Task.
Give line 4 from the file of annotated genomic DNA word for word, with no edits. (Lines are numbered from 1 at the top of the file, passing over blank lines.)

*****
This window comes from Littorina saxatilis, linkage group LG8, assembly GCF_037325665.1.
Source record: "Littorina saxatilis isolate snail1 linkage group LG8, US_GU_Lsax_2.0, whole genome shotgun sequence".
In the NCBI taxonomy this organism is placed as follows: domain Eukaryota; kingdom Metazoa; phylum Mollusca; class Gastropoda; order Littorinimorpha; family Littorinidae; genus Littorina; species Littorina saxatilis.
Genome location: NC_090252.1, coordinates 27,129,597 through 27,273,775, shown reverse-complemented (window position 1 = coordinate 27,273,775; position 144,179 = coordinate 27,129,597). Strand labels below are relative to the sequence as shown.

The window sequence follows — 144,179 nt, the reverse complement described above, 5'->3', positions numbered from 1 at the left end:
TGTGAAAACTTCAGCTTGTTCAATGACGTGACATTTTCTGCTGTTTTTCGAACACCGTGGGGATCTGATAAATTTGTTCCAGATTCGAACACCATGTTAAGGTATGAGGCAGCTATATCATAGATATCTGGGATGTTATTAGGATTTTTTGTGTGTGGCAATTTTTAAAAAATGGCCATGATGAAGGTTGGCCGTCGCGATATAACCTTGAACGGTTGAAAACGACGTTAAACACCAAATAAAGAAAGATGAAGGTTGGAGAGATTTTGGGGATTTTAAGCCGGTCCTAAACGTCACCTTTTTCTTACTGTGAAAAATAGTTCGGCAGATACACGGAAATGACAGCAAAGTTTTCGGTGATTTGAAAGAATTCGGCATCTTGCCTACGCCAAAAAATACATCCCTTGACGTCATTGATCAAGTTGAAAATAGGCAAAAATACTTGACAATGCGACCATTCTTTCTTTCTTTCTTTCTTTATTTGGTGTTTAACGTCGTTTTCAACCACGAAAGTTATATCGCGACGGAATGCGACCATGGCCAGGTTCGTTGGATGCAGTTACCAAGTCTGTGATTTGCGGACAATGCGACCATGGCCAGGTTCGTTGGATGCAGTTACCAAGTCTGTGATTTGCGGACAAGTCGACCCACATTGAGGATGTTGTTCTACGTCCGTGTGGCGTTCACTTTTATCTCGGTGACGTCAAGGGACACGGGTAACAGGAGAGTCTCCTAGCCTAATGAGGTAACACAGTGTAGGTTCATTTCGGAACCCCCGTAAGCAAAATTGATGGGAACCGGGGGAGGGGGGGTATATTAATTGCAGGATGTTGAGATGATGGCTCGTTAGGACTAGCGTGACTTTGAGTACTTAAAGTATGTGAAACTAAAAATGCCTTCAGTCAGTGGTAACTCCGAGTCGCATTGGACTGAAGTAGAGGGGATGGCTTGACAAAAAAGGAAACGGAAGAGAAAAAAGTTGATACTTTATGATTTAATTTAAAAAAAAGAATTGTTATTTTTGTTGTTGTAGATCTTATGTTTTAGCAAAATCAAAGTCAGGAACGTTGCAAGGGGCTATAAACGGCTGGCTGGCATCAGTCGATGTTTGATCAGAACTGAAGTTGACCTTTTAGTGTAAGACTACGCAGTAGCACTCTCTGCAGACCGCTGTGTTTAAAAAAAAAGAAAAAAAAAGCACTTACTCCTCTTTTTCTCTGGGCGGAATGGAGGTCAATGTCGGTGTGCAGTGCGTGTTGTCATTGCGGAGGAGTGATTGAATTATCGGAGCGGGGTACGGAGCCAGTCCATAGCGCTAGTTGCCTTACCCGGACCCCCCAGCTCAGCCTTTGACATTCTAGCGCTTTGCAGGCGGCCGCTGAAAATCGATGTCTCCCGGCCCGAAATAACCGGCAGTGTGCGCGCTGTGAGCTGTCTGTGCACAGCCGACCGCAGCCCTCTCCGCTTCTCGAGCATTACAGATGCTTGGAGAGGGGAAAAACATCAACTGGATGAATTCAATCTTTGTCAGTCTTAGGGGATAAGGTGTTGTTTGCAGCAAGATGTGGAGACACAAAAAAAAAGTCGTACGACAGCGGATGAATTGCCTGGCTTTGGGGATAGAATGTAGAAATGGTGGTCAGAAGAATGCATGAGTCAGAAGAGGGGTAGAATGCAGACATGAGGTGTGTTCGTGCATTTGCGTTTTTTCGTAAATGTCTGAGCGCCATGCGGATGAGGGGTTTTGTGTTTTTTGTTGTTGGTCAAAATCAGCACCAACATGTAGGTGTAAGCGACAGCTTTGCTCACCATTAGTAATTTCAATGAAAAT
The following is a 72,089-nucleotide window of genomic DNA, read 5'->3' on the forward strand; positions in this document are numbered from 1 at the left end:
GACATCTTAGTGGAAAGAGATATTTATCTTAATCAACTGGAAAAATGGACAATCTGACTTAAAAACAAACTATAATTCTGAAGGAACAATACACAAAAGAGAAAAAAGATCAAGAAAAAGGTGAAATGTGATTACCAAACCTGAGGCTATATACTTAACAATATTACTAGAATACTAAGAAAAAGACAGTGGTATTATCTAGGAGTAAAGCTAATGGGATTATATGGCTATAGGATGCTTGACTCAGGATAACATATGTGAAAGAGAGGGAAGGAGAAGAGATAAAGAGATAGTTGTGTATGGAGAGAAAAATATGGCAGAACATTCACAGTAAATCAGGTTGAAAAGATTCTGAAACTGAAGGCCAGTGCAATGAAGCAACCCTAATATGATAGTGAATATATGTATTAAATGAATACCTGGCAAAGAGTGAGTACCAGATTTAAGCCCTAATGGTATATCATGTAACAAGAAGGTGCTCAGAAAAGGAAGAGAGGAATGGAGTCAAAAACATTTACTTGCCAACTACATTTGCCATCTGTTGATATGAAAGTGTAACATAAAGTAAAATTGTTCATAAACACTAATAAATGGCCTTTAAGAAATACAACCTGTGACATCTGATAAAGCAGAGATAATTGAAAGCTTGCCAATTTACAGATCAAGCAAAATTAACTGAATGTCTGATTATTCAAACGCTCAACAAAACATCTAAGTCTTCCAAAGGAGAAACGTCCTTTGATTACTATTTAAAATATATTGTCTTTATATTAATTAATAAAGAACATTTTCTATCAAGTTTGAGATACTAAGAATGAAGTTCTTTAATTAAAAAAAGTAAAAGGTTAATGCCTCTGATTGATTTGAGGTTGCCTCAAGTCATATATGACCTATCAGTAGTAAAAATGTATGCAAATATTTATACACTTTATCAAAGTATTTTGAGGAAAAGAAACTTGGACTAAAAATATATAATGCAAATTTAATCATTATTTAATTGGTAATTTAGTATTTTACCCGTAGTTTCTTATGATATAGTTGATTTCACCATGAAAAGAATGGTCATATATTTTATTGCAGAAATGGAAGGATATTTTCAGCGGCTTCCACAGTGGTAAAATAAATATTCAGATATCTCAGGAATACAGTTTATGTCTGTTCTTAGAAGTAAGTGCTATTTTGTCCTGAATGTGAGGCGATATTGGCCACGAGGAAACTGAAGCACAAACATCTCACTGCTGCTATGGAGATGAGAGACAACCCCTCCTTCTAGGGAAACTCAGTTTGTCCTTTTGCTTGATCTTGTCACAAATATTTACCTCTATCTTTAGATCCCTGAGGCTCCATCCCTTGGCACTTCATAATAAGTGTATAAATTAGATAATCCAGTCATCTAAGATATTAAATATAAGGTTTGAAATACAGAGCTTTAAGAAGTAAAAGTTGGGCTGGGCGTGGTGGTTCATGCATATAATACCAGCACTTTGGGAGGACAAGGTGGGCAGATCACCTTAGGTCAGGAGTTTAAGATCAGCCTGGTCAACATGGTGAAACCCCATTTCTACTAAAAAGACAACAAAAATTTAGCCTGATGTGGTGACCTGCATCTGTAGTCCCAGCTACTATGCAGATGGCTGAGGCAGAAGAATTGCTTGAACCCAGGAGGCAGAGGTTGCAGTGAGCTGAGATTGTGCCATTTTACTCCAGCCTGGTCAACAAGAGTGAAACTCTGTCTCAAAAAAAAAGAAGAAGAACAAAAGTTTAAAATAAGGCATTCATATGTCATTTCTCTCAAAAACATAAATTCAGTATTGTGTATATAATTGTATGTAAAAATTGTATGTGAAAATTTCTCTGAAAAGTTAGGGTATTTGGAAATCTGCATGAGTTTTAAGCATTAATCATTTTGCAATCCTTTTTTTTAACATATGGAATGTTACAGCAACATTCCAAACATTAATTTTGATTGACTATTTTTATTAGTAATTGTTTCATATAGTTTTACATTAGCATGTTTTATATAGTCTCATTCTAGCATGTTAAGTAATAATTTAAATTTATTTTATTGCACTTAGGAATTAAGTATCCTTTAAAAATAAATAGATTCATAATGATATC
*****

Genome location: NC_090252.1, coordinates 27,129,597 through 27,273,775, shown reverse-complemented (window position 1 = coordinate 27,273,775; position 144,179 = coordinate 27,129,597). Strand labels below are relative to the sequence as shown.